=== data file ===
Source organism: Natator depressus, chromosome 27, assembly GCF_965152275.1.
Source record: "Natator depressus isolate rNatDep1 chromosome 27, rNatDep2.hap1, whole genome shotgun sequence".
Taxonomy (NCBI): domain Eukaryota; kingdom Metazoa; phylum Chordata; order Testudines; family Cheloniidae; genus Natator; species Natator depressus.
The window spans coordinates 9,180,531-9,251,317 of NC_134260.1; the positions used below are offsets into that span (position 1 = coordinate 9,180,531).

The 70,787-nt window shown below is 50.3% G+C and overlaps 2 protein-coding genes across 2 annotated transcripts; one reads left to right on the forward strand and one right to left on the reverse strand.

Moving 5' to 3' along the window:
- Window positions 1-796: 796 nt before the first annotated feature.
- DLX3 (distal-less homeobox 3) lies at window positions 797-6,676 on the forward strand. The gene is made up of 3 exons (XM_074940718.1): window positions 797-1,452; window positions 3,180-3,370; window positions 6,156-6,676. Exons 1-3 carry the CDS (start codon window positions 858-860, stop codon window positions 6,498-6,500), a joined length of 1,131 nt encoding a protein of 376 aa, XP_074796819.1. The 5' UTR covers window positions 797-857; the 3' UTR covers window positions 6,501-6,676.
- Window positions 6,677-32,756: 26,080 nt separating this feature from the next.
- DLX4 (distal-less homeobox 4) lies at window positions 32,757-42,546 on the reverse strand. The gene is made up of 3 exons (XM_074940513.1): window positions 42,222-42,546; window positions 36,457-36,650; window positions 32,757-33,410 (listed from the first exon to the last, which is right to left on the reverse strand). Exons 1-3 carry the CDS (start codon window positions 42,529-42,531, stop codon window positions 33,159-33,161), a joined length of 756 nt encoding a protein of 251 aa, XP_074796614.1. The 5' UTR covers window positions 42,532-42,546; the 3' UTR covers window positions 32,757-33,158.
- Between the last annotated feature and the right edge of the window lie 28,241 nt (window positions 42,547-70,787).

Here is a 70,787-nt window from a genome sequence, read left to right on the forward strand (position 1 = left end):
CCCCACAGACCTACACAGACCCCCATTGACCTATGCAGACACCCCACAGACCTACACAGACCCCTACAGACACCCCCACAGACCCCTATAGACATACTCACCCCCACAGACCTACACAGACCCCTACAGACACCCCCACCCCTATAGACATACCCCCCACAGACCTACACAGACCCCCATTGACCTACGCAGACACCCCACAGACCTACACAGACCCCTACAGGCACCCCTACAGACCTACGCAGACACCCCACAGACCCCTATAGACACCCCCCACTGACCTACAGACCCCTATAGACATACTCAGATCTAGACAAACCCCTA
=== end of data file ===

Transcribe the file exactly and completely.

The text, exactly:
Source organism: Natator depressus, chromosome 27, assembly GCF_965152275.1.
Source record: "Natator depressus isolate rNatDep1 chromosome 27, rNatDep2.hap1, whole genome shotgun sequence".
Taxonomy (NCBI): domain Eukaryota; kingdom Metazoa; phylum Chordata; order Testudines; family Cheloniidae; genus Natator; species Natator depressus.
The window spans coordinates 9,180,531-9,251,317 of NC_134260.1; the positions used below are offsets into that span (position 1 = coordinate 9,180,531).

The 70,787-nt window shown below is 50.3% G+C and overlaps 2 protein-coding genes across 2 annotated transcripts; one reads left to right on the forward strand and one right to left on the reverse strand.

Moving 5' to 3' along the window:
- Window positions 1-796: 796 nt before the first annotated feature.
- DLX3 (distal-less homeobox 3) lies at window positions 797-6,676 on the forward strand. The gene is made up of 3 exons (XM_074940718.1): window positions 797-1,452; window positions 3,180-3,370; window positions 6,156-6,676. Exons 1-3 carry the CDS (start codon window positions 858-860, stop codon window positions 6,498-6,500), a joined length of 1,131 nt encoding a protein of 376 aa, XP_074796819.1. The 5' UTR covers window positions 797-857; the 3' UTR covers window positions 6,501-6,676.
- Window positions 6,677-32,756: 26,080 nt separating this feature from the next.
- DLX4 (distal-less homeobox 4) lies at window positions 32,757-42,546 on the reverse strand. The gene is made up of 3 exons (XM_074940513.1): window positions 42,222-42,546; window positions 36,457-36,650; window positions 32,757-33,410 (listed from the first exon to the last, which is right to left on the reverse strand). Exons 1-3 carry the CDS (start codon window positions 42,529-42,531, stop codon window positions 33,159-33,161), a joined length of 756 nt encoding a protein of 251 aa, XP_074796614.1. The 5' UTR covers window positions 42,532-42,546; the 3' UTR covers window positions 32,757-33,158.
- Between the last annotated feature and the right edge of the window lie 28,241 nt (window positions 42,547-70,787).

Here is a 70,787-nt window from a genome sequence, read left to right on the forward strand (position 1 = left end):
CCCCACAGACCTACACAGACCCCCATTGACCTATGCAGACACCCCACAGACCTACACAGACCCCTACAGACACCCCCACAGACCCCTATAGACATACTCACCCCCACAGACCTACACAGACCCCTACAGACACCCCCACCCCTATAGACATACCCCCCACAGACCTACACAGACCCCCATTGACCTACGCAGACACCCCACAGACCTACACAGACCCCTACAGGCACCCCTACAGACCTACGCAGACACCCCACAGACCCCTATAGACACCCCCCACTGACCTACAGACCCCTATAGACATACTCAGATCTAGACAAACCCCTA